Raleigh foodies flock to help restaurant workers affected by Durham gas explosion

RALEIGH, N.C. (WTVD) -- Monday marks two months since the downtown Durham gas explosion and for the workers at those restaurants near the blast site, it marks two months since a regular paycheck.

So, Matthew Kelly, the chef at St. James Seafood in Durham, put together a special menu and went to Raleigh to cook it up.

Patrons filled Transfer Co. Food hall to eat up and give back.

The food was the kind that make most smile-- all prepared by the Durham chef who's had to dig extra deep for smiles these past eight weeks.

"The team has been looking for normalcy," Kelly said. "We really wanted to make sure everyone felt comfortable."



When the gas leak exploded on North Duke Street on April 10, shockwaves were immediate and long-lasting. Two people were killed and 25 were injured.

Kaffeinate Coffee was destroyed and two popular restaurants, Torero's and St. James were condemned by the city -- too unsafe to even go inside. They've been shut down ever since.

"But we have full intentions of reopening and can't really wait till we reopen and experience normalcy and just going to a job every day like anyone else," Kelly said.

To help Chef Matt's out-of-work staff and the ones at Torero's and Kaffeinate - his friends at Benchwarmers Bagels at Transfer Co. Food Hall turned their kitchen over to him to serve up a special menu of Kelly's cajun culinary creations as a fundraiser.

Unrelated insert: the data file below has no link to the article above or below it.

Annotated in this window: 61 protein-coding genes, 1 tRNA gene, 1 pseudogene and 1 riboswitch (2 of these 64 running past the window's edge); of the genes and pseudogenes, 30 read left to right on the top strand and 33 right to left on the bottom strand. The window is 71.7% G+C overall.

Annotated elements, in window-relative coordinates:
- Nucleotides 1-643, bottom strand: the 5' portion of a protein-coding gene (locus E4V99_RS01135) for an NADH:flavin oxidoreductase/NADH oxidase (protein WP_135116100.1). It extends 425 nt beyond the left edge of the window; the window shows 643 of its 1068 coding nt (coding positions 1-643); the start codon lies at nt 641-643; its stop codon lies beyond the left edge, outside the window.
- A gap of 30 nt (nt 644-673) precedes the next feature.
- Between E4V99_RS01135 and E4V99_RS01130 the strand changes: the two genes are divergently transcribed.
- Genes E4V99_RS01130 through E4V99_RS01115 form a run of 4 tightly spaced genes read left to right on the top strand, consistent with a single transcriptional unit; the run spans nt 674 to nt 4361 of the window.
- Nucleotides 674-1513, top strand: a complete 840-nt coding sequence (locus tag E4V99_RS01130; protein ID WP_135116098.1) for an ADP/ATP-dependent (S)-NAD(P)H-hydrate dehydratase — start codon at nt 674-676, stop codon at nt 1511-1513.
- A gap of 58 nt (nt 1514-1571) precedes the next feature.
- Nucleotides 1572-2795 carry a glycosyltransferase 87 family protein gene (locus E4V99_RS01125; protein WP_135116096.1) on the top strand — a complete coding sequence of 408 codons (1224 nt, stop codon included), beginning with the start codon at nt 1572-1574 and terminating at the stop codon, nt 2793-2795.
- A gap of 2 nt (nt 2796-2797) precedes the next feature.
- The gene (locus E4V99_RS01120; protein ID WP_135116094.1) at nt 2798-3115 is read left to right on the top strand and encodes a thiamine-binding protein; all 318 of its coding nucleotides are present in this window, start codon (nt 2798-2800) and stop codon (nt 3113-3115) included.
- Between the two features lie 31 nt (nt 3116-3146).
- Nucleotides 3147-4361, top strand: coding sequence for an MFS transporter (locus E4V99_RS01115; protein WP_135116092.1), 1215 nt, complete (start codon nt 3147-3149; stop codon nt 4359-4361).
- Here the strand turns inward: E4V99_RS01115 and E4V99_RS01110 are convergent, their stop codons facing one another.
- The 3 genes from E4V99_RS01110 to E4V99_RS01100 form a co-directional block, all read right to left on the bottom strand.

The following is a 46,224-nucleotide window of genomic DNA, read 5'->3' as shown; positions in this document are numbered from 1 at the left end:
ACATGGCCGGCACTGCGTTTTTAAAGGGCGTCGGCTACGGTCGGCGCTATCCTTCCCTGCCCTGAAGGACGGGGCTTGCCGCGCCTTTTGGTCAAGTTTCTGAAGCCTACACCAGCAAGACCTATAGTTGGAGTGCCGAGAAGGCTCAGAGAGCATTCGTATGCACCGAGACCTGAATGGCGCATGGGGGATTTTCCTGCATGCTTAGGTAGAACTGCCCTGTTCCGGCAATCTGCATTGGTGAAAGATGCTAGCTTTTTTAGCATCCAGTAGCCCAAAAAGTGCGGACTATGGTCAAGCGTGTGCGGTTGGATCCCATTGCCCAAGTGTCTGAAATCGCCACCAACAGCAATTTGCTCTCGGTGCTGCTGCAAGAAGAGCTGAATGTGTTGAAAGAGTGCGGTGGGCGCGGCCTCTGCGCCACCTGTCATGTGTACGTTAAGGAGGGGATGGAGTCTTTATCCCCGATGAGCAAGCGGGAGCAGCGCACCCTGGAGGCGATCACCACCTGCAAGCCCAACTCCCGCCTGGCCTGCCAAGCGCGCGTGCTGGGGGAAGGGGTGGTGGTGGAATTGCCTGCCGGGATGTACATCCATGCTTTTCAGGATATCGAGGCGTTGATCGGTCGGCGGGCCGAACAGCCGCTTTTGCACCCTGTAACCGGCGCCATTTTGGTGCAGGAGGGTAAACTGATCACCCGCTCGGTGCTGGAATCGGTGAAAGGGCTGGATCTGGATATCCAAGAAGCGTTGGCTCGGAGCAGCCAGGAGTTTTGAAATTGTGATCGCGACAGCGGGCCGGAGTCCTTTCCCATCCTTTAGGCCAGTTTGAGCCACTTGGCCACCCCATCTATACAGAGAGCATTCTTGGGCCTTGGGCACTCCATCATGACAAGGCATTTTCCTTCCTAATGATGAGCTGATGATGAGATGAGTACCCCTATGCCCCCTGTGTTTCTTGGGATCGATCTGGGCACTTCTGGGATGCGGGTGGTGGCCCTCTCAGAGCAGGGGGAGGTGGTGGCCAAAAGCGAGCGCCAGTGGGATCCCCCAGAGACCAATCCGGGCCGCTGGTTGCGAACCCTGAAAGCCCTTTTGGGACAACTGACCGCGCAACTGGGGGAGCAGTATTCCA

"We just want to support them as much as we can and make sure their employees are taken care of," said diner Jolee Todd.

Jen Viccelli added, "I think this is beautiful. This is what community should be about."

While the restaurant industry is notoriously tough and turbulent, Sam Kirpatrick who co-owns Benchwarmers, said ignoring the extreme plight of the Durham restaurant workers was not an option.

"This is like the kind of thing that keeps you up at night; the thing that you can't control, that's so far outside anything you'd expect," he said of the gas explosion. "And just knowing that that happened to our friend and neighbor and not doing something would've been really really awful."



In May, Transfer Co. hosted its first fundraiser for the Durham restaurant workers. It raised $23,000.

There are no numbers yet on Thursday night's event, but for the next two Thursdays, there will be additional fundraisers, just as delicious.

Meantime, there's no timetable on when St. James will reopen.

Kelly said the businesses, the landlord and the city are still in talks about the building's safety and viability.
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